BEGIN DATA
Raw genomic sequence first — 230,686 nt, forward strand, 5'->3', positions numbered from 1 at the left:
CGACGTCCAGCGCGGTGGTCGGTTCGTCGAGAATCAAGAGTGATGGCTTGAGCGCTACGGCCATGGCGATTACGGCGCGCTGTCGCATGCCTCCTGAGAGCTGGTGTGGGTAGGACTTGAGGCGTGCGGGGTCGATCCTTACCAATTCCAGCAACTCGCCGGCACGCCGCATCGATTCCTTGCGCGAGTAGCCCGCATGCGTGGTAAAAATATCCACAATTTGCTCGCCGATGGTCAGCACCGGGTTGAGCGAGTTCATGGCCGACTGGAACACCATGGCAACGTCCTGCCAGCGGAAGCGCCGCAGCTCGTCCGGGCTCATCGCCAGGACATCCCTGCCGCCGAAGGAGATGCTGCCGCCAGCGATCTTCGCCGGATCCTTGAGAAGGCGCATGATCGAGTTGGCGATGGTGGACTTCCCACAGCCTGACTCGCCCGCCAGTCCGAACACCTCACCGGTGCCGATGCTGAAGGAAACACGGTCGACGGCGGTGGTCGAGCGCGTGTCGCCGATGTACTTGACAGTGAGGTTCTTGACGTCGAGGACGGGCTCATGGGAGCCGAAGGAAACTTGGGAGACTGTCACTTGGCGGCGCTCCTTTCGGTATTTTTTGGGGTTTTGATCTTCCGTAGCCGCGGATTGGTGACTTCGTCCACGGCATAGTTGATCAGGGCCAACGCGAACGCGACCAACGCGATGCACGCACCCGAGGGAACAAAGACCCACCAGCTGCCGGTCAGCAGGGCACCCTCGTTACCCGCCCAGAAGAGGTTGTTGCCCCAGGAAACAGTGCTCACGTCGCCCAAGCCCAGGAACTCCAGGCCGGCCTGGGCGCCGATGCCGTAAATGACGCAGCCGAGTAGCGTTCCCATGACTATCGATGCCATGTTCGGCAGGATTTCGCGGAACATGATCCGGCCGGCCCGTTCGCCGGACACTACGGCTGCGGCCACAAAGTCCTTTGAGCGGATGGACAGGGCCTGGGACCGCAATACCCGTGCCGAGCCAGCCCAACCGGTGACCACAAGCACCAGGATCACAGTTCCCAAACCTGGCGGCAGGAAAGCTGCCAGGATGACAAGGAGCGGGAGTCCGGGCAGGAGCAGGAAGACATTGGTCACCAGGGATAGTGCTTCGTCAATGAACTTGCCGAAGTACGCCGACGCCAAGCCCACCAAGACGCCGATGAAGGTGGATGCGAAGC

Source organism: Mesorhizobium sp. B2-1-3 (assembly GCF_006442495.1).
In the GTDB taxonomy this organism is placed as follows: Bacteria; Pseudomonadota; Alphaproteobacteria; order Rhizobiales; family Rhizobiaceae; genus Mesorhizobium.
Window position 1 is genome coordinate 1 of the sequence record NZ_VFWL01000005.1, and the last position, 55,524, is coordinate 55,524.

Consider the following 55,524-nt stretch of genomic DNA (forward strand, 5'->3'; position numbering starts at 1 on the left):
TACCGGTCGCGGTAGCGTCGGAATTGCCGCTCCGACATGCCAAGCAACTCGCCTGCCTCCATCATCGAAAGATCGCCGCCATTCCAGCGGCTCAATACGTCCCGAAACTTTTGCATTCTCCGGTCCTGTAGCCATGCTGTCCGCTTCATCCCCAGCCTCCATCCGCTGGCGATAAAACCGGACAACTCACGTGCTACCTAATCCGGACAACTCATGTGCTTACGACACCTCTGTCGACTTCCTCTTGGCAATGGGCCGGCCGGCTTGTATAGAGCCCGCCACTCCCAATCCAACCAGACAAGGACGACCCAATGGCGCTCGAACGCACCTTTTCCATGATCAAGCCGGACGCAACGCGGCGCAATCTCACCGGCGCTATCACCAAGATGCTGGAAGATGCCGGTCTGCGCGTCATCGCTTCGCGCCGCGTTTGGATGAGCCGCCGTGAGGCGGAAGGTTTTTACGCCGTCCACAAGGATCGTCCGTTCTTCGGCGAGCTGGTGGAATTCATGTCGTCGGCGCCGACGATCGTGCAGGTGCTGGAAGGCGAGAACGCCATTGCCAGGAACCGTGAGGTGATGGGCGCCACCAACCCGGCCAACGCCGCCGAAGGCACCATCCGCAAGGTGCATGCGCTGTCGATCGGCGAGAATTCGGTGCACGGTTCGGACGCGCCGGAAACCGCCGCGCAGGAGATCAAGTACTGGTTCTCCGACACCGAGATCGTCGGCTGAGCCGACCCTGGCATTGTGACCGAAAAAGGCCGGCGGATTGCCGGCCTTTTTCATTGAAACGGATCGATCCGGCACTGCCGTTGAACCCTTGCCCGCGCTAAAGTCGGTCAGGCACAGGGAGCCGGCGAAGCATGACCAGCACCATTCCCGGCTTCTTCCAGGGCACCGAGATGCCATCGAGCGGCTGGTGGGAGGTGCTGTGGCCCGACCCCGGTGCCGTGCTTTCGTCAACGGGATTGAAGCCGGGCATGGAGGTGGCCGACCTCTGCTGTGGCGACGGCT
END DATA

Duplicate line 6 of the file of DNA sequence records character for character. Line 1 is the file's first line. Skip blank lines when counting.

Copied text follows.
Consider the following 55,524-nt stretch of genomic DNA (forward strand, 5'->3'; position numbering starts at 1 on the left):